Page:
But first, I want to point out this one little thing.
A month ago Nicole wrote this on her Facebook page:
Where do I start with this?
I guess the best place to start is at the beginning: Genesis.
As I mentioned about two years ago, if you read the Eden story carefully, you'll see that patriarchy was NEVER God's original intention. It was only after Adam and Eve ate the forbidden fruit that God told them Adam would rule over her (Genesis 3:16). Before that, the text says she was a "suitable helper" to Adam (Gen. 2:20-22). As John R. Coats explains in a Huffington Post article:
In Hebrew, the phrase is "'ezer kenegdo," which, for centuries, has been translated as "helper," or "helpmate" -- the little woman. But biblical scholars Robert Alter and Richard Elliot Friedman, their arguments convincing, translate the phrase, respectively, as "sustainer beside him [the man]," and "a strength corresponding to him." In other words, the woman was created in order to be a partner -- an equal partner. Moreover, given that "adam" is the Hebrew word for "human," not "man," Eve is as much an "adam" as Adam. In fact, regarding the first creation story, scholar Tamara Cohn Eskenazi writes, "By referring to 'adam', the text is not describing an individual but a new class of beings that comprises female and male from the start, both of them in God's image. ... Our humanity comes first; our sexual identity next."
And then there's Galatians 3:38, where Paul says that there is "neither Jew nor Greek, slave nor free, male nor female" in Christ. (Emphasis mine) So therefore, in the kingdom of sin, there is division and separation; but in the Kingdom of God, there is unity and equality.
And the same thing goes for LBGTs.
In another previous blog post, I explain that throughout the New Testament we see how several people on the outside of Judaism are now welcomed into the Kingdom of God. For example, the Ethiopian eunuch in Acts chapter 8. Being both a foreigner and a eunuch, he would not be allowed fully participate in temple worship, according to the Law of Moses. In Isaiah 56:1-7, however, we read that God will eventually open the gates to God's Kingdom to both foreigners and eunuchs. We’re not told what exactly Philip says to the eunuch, but if the eunuch wanted to be baptized immediately I’m pretty sure Philip told him about Isaiah’s prophecy. (Hat tip: A New Kind of Christianity by Brian McLaren)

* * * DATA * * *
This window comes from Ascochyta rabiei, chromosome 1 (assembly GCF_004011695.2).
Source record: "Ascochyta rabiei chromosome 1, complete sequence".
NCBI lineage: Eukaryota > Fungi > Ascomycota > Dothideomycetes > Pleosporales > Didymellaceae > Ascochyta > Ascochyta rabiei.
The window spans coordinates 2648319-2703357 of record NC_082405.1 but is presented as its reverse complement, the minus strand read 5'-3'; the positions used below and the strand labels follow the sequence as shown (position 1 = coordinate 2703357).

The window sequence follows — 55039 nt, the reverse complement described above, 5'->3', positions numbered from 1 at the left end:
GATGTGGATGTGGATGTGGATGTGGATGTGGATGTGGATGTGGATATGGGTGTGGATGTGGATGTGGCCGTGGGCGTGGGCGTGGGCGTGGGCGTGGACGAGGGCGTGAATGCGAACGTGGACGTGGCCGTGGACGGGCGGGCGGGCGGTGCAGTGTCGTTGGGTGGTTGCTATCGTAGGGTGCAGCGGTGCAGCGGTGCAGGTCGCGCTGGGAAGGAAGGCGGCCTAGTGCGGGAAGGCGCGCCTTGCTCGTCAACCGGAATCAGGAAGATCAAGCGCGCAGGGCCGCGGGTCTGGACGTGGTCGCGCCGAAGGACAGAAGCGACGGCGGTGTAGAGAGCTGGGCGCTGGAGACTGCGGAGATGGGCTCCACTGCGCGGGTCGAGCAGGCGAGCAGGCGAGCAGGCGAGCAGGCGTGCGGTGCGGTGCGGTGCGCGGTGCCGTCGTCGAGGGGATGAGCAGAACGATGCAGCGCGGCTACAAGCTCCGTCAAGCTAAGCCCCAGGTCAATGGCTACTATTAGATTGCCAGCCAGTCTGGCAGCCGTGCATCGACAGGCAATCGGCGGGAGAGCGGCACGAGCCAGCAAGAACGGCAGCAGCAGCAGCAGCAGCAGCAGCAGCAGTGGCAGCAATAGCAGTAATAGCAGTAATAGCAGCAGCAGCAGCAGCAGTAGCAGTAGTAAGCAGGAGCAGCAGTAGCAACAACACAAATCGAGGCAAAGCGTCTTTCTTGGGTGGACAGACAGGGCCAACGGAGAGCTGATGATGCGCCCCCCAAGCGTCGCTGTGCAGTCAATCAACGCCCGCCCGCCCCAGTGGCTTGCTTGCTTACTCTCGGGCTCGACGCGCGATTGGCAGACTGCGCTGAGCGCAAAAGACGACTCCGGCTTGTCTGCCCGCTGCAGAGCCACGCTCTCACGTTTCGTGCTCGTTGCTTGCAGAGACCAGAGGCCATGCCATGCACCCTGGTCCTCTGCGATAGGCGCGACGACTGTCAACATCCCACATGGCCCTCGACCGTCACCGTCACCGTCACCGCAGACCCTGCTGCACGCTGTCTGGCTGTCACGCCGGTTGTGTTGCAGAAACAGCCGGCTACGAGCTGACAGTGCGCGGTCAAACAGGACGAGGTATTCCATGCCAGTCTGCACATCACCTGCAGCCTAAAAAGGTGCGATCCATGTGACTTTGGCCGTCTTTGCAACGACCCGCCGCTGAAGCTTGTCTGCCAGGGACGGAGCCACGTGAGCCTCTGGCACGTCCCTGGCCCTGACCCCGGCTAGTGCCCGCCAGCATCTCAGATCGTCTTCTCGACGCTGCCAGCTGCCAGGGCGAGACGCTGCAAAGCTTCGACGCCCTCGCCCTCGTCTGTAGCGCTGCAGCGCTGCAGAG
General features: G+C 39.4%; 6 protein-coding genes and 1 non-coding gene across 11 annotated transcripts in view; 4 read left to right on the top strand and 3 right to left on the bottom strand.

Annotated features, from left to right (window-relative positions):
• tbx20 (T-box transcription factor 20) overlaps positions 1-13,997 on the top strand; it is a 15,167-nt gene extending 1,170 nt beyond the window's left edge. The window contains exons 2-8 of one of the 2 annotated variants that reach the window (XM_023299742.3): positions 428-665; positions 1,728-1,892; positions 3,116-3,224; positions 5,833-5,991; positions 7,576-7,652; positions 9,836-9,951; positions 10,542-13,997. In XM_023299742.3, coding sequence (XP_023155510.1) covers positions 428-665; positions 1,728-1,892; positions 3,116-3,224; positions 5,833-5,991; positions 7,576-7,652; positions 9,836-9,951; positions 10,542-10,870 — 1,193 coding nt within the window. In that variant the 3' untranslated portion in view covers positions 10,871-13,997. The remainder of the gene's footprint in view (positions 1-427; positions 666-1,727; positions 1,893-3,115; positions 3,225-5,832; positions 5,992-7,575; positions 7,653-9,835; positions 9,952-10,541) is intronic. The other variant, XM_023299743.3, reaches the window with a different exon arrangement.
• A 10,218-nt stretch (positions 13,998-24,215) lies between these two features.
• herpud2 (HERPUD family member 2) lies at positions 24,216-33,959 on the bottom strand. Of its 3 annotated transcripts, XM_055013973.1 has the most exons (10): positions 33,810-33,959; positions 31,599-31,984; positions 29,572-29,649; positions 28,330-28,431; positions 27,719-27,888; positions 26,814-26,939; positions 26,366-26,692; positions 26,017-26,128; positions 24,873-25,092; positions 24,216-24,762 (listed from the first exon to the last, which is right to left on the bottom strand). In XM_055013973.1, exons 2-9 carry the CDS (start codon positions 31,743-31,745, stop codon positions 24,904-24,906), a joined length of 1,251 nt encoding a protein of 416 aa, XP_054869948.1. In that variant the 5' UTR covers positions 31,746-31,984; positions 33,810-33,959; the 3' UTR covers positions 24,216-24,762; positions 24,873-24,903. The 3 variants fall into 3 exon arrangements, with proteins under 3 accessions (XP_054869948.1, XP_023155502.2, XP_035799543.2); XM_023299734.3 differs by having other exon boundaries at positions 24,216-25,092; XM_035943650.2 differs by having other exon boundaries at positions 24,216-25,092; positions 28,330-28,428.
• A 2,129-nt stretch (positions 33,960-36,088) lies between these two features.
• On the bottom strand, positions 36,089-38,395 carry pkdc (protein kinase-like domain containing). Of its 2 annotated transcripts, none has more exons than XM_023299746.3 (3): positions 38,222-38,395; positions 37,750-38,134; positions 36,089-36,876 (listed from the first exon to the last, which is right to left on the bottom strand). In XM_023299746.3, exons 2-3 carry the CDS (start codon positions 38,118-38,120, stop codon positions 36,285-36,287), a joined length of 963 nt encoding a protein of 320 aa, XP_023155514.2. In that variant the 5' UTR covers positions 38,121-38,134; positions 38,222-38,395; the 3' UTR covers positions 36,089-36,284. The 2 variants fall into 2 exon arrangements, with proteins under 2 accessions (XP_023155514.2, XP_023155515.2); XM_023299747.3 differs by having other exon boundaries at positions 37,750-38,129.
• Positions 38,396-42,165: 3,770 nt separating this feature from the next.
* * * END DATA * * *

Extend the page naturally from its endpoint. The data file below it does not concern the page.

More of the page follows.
Another passage I like to point out is Peter's vision in the book of Acts. As Fred Clark of Slactvist explains:
More specifically, I would point to Acts 10:1 – Acts 11:18 as a compelling argument that followers of Christ must not “call anyone profane or unclean.” This story teaches us that appealing to biblical law in order to declare another person or group of people as “profane or unclean” is not legitimate, even if we think we can make a strong case for interpreting the law in this way. The biblical laws regarding circumcision were not ambiguous or optional, yet such clear commandments regarding Other People’s Genitals were not to be allowed to exclude the uncircumcised from being baptized.
Let me be clear on that point: God commanded Peter to disregard those laws, commanded him not to allow those laws to exclude others. Peter wasn’t told that he now had the option of welcoming those who had been excluded. Peter wasn’t told he might maybe kind of sort of “tolerate” these people as second-class members of the community, “as if it was by the indulgence of one class of people that another enjoyed” the gift of the Holy Spirit.
No, Peter was told that he must welcome them, fully and openly as equals. “What God has made clean, you must not call profane.” Anything short of full acceptance would itself constitute disobeying a command from God.
If you, like Nicole, read Scripture from the typical conservative American evangelical hermeneutic perspective, then yes, Jesus only offers us forgiveness and truth. But if you take a closer look, you will find that Jesus offers something else, too: equality.